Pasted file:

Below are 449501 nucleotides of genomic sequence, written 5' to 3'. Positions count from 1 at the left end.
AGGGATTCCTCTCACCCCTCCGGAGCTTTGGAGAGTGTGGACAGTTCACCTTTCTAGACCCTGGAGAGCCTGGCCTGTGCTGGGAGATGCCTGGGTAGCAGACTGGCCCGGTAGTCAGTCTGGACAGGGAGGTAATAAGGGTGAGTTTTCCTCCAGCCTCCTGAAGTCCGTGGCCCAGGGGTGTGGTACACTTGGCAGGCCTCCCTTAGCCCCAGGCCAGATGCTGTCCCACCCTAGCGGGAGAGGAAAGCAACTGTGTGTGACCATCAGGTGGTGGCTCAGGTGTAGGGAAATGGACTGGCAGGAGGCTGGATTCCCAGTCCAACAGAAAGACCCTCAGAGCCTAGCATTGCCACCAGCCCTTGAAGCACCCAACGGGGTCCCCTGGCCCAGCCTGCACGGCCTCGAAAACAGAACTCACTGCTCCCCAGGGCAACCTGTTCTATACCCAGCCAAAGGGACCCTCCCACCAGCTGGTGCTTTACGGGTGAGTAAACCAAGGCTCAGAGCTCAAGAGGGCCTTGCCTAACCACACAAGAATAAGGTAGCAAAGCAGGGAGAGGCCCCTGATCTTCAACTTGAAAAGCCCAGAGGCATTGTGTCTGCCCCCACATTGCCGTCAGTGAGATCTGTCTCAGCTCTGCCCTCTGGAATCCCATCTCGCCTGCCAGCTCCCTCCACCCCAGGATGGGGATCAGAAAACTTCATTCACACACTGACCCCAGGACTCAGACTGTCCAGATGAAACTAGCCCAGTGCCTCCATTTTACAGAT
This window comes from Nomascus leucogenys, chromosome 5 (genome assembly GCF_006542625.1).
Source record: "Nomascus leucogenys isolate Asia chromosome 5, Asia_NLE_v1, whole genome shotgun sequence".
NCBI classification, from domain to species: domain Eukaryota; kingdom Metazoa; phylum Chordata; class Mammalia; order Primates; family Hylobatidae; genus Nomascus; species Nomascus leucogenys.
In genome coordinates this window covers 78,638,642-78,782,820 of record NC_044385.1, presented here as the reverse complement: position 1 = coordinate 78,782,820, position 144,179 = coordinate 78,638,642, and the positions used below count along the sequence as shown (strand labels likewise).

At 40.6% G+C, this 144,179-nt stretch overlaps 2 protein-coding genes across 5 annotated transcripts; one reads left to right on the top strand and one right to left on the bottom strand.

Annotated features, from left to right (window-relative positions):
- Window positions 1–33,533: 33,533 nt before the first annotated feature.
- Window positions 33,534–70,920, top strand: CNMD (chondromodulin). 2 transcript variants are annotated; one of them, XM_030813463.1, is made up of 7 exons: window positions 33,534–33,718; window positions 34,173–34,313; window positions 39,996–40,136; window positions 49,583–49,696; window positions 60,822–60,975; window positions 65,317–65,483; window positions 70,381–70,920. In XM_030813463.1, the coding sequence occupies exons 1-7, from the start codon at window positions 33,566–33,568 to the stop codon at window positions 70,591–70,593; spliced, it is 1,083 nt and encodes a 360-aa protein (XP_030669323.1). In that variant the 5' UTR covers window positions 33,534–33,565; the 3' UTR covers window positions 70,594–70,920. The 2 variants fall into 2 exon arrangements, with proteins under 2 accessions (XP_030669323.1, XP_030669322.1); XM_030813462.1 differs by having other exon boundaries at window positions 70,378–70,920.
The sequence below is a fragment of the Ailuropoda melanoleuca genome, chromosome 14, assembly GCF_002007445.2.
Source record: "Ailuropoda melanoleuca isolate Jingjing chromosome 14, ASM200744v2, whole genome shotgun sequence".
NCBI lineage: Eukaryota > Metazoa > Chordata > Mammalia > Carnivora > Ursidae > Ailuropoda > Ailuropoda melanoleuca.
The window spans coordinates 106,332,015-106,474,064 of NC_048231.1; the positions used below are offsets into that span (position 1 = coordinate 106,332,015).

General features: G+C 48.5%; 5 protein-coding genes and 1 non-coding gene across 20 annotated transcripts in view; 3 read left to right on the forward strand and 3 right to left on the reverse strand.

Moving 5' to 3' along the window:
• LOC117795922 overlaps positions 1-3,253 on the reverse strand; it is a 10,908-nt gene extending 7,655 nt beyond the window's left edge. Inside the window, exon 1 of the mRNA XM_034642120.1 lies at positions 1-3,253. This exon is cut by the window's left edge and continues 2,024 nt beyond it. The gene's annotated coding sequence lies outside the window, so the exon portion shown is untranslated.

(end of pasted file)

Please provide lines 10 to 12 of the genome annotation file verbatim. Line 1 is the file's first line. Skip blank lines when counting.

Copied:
- Window positions 33,534–70,920, top strand: CNMD (chondromodulin). 2 transcript variants are annotated; one of them, XM_030813463.1, is made up of 7 exons: window positions 33,534–33,718; window positions 34,173–34,313; window positions 39,996–40,136; window positions 49,583–49,696; window positions 60,822–60,975; window positions 65,317–65,483; window positions 70,381–70,920. In XM_030813463.1, the coding sequence occupies exons 1-7, from the start codon at window positions 33,566–33,568 to the stop codon at window positions 70,591–70,593; spliced, it is 1,083 nt and encodes a 360-aa protein (XP_030669323.1). In that variant the 5' UTR covers window positions 33,534–33,565; the 3' UTR covers window positions 70,594–70,920. The 2 variants fall into 2 exon arrangements, with proteins under 2 accessions (XP_030669323.1, XP_030669322.1); XM_030813462.1 differs by having other exon boundaries at window positions 70,378–70,920.
The sequence below is a fragment of the Ailuropoda melanoleuca genome, chromosome 14, assembly GCF_002007445.2.
Source record: "Ailuropoda melanoleuca isolate Jingjing chromosome 14, ASM200744v2, whole genome shotgun sequence".